Why do women and obese passengers suffer the worst car-crash injuries?

October 2, 2018 by Charlie Feigenoff, University of Virginia
James Kerrigan and students examine the results of a test in the Center for Applied Biomechanics. He and colleagues are focusing on injuries from crashes involving women and obese drivers and passengers. Credit: Sanjay Suchak, University Communications

Until recently, diversity was not a critical priority for highway safety engineers.

To be fair, they were dealing with a more fundamental issue: how to convince stakeholders from government, industry and academia to agree on standardized crash test dummies and computer models, necessary first steps in understanding the biomechanics of accidents and lowering the toll of death and on U.S. highways.

They have made substantial progress. According to the National Highway Traffic Safety Administration, the fatality rate per 100 million vehicle miles traveled decreased 32 percent between 1994 and 2016, the last year statistics are available.

Building Women into the Equation

Now researchers are beginning to move beyond the consensus choice – the 50th percentile male – to look at other vulnerable populations, and the University of Virginia's Center for Applied Biomechanics is taking a leading role. Foremost among these groups are women. In 2011, the center's researchers published a study demonstrating that women wearing seat belts were 47 percent more likely than male seatbelt-wearers to suffer severe injury, even after controlling for age, height, weight and the severity of the crash. The discrepancy is especially pronounced for lower-extremity injuries.

"For years, we used a technique called geometric scaling to forecast how human beings of different sizes would respond to crashes," said assistant professor James Kerrigan, the Center for Applied Biomechanics' deputy director. "Not only does extrapolation not work for males, but it particularly doesn't work for females."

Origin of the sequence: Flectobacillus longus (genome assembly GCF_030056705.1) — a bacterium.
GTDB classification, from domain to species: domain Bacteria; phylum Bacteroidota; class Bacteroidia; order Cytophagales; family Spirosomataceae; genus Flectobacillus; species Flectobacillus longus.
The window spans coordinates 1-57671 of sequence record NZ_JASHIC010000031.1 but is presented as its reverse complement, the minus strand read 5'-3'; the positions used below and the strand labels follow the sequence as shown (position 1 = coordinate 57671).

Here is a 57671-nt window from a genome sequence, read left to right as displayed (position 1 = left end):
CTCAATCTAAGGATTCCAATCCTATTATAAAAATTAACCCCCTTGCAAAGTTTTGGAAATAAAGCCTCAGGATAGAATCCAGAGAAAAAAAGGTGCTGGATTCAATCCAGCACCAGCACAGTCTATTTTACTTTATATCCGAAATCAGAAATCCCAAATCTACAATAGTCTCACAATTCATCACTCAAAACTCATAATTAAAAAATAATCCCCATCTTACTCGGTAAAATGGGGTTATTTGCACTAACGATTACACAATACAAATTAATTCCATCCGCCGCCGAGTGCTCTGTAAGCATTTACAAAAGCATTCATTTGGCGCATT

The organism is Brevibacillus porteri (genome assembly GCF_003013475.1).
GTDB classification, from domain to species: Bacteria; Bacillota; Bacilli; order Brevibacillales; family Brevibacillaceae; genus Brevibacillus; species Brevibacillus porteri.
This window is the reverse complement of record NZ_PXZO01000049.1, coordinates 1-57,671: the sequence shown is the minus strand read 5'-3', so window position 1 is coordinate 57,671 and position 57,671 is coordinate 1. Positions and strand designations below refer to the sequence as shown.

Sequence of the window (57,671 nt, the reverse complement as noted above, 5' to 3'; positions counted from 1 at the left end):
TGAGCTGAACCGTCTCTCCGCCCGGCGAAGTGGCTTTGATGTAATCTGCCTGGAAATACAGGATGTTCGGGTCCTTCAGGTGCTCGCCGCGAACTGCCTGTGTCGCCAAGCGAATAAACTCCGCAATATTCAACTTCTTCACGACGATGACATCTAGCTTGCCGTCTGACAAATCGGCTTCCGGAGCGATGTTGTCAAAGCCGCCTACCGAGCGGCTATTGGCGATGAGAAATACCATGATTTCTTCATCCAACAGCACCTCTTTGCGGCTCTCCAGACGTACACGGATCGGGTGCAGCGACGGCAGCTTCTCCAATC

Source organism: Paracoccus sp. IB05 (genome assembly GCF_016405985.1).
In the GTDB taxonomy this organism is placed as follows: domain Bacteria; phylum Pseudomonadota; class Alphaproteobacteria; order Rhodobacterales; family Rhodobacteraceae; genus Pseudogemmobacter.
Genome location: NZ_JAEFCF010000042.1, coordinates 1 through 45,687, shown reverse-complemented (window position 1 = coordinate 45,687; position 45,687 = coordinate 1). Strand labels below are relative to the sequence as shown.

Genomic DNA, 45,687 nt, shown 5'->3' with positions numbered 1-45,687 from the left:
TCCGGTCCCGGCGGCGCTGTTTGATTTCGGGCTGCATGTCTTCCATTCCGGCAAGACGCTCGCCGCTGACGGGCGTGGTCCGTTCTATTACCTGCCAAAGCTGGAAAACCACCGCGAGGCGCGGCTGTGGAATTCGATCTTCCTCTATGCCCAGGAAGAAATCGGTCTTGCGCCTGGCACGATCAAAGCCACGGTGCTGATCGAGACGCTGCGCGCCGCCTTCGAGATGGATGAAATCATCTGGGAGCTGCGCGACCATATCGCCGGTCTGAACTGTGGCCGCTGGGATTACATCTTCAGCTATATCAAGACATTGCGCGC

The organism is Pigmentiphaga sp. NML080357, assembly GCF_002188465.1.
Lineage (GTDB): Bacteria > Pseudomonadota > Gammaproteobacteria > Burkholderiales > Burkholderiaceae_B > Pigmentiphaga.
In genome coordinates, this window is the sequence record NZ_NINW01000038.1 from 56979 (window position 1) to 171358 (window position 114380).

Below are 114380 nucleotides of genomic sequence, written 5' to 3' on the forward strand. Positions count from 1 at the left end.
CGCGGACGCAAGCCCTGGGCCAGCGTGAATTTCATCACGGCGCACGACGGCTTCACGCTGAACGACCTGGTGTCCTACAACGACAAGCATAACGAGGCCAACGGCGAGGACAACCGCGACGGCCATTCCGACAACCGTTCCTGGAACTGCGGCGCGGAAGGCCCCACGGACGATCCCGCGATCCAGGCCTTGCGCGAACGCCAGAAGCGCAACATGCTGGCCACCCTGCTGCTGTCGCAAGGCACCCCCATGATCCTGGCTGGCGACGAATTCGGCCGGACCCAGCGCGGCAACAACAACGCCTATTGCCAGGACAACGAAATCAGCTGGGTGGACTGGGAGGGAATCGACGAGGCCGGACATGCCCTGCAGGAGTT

Among the many dissimilarities potentially affecting results are different ligament laxity and bone shape.

One of Kerrigan's graduate students, Carolyn Roberts, is focusing on this issue. Roberts is trying to understand the biomechanical differences between males and females and determine how these differences affect injury tolerance. With support from Autoliv, one of the largest makers of airbags and seatbelts, she is determining the precise limitations of the current methodologies used to predict female response and developing a companion dataset of female injury response data. This will enable her to identify specific test conditions where male-to-female prediction techniques fail.

She will use her conclusions to develop independent injury models for women as well as to devise ways to extrapolate from male data that are more accurate than geometric scaling. Finally, by comparing male and female models, she will be able to determine which mechanical differences between males and females have the greatest effect on injury.

"Hopefully, with increased understanding of injury tolerance and prediction, automotive manufacturers, auto safety policymakers and injury prevention researchers can work together to make vehicles safer for the entire population," she said.

Meeting the Needs of a Heavier Population

The 50th-percentile male dummy is 5-foot-9-inches tall and weighs 172 pounds, giving it a body mass index that edges over slightly into the overweight category. This is hardly representative.

According to the Centers for Disease Control and Prevention, almost 40 percent of Americans are obese. Research shows that obese drivers are 80 percent more likely to die in a car accident than drivers who are not overweight, making them another vulnerable population. "We don't understand enough about the nature of obesity to know why it makes the situation worse," Kerrigan said.